To become a VIP member of Club Shouldsville, you must constantly suffer from the belief that one "should" and "should not" say and do certain things in relationships. And since reality almost never lives up to most people's expectations and ideas about how...
Can something as simple as watching movies—and empathizing with fictional characters—help generate more compassion and understanding in the real world?
The history of our species is brutal, tragic in the cruelty we have afflicted upon one another, upon other species, and upon Earth herself. Our situation has come to a critical stage. Are there some heretofore hidden processes in us that we could activate, some homeopathic remedies for our violence that could stimulate more empathy, connectedness, and love?
Do you regret choices you’ve made, opportunities you think you’ve lost, time you see as wasted? If you’re vigorously shaking your head up and down, please stop and listen a moment. You’re succumbing to self-condemnation. When we do, we cultivate a downward-spiraling sense of self-worth...
Everything we do is a habit, in one form or another -- how we think, how we talk, how we react to criticism, which type of snack we instinctively reach for. Even when faced with a circumstance for the first time, we respond to it from habit...
I encourage you to realize that the most powerful thing you can do in every moment is to choose joy. Make the shift into joy your greatest priority. When you choose joy, your joy is a flint that creates a spark that ignites the fire of unconditional love that subsequently...
For many, the first sign of difficulties can be enough for them to become discouraged and stop doing what they intended, while others find the determination to discover another way to prevail. Rather than giving up, they look for the opportunity within the challenge—and it’s there, always.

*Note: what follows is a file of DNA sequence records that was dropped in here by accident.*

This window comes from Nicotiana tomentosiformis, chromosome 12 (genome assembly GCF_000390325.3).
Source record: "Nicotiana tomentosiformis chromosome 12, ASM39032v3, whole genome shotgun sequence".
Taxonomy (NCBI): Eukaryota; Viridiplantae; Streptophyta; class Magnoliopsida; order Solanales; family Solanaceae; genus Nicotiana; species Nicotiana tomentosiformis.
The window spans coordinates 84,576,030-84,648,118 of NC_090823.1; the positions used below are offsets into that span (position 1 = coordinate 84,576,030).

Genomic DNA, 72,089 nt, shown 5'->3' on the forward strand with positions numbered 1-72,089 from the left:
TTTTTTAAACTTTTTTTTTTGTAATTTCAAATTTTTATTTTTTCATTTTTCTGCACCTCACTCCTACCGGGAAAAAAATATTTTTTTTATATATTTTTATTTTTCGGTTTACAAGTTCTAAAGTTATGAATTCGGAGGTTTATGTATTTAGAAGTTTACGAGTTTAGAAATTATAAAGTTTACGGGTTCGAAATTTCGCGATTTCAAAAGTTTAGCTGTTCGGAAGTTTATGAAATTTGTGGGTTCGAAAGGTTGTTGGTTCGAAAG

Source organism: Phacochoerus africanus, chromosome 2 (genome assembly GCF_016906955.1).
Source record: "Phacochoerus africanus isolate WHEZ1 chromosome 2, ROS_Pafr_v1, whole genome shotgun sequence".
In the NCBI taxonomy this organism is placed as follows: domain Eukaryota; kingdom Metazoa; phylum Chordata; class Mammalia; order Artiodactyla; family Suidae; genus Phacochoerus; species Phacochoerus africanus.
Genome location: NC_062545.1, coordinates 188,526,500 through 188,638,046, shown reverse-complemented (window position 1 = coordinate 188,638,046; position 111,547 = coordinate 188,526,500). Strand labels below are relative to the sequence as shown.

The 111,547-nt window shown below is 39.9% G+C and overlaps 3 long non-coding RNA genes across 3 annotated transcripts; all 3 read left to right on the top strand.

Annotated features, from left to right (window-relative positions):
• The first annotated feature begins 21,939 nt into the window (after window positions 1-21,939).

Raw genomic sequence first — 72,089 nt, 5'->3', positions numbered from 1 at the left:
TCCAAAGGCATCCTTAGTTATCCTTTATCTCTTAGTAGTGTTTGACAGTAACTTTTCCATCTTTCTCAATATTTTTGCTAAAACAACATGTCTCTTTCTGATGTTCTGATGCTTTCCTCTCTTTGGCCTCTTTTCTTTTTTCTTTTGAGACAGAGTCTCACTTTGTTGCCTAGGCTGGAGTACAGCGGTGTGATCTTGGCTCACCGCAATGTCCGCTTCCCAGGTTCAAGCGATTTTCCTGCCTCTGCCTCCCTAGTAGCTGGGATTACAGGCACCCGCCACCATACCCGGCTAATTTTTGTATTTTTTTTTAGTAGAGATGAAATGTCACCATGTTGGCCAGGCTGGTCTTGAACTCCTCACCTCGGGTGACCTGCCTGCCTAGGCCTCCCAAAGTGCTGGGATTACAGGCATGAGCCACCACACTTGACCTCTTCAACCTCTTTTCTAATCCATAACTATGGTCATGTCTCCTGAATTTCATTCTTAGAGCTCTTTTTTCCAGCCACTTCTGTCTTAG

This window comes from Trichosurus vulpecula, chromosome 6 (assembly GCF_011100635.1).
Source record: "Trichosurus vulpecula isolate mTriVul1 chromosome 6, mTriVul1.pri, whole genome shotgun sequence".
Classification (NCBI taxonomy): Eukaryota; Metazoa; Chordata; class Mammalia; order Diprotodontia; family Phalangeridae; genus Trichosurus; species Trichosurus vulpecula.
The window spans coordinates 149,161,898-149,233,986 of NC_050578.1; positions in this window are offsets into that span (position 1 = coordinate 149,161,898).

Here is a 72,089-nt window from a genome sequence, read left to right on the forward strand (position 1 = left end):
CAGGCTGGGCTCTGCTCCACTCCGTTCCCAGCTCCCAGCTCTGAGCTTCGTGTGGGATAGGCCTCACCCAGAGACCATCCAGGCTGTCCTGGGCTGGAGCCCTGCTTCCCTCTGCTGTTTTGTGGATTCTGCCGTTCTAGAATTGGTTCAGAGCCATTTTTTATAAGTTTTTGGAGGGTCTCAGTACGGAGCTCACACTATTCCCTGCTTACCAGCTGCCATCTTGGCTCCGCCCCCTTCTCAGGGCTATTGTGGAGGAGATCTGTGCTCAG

When children expect aggression from others, it may cause them to be overly aggressive themselves, a new study finds. While the pattern is more common in some cultures than others, a four-year longitudinal study involving 1,299 children and their parents finds it is true in 12 different cultural groups from nine countries around the globe.
Think of the last time you ate some chocolate. Did you feel you had to sneak it? Did you eat too much and regret it afterward? Did you hog down the lot of the precious morsels? And how did you feel after your escapade? Were you able to enjoy the chocolate fully? I certainly hope so!
A common experience: you are walking down the street and someone is walking in the opposite direction toward you. You see him but he does not see you. He is texting or looking at his cellphone. He is distracted, trying to do two things at the same time, walking and communicating.
We do not teach people how to fail in our education system. The purpose of exams is to get questions correct. The people who are rewarded in school are the ones who get the best grades, not the ones who take the biggest risks or the ones who learn from their mistakes.
It’s said that success has many fathers, while failure is an orphan. In the modern world of business, that’s not quite true. Increasingly, when things go wrong, CEOs depart, with failure’s paternity quickly ascribed to the boss in the big office.
Your brain does a lot when you are asleep. It’s when you consolidate memories and integrate the things you’ve learned during the day into your existing knowledge structure. We now have lots of evidence that while you are sleeping, specific memories can be reactivated and thus strengthened.
Imagine you just received a great bit of news at work – a promotion, pay rise, new car, an acceptance letter from the top journal in your field. If you are like me, you would probably like to open your door or pick up your phone and share your happiness with co-workers and friends. But research that colleagues and I have recently carried out suggested you should think twice.
The more committed we are to achieving a goal—catching a train, buying a movie ticket, getting groceries—the more likely we are to assume others have exactly the same objective. The new study by New York University psychology researcher Janet Ahn points to the types of assumptions we make about others’ behavior, which may have an impact on social interaction.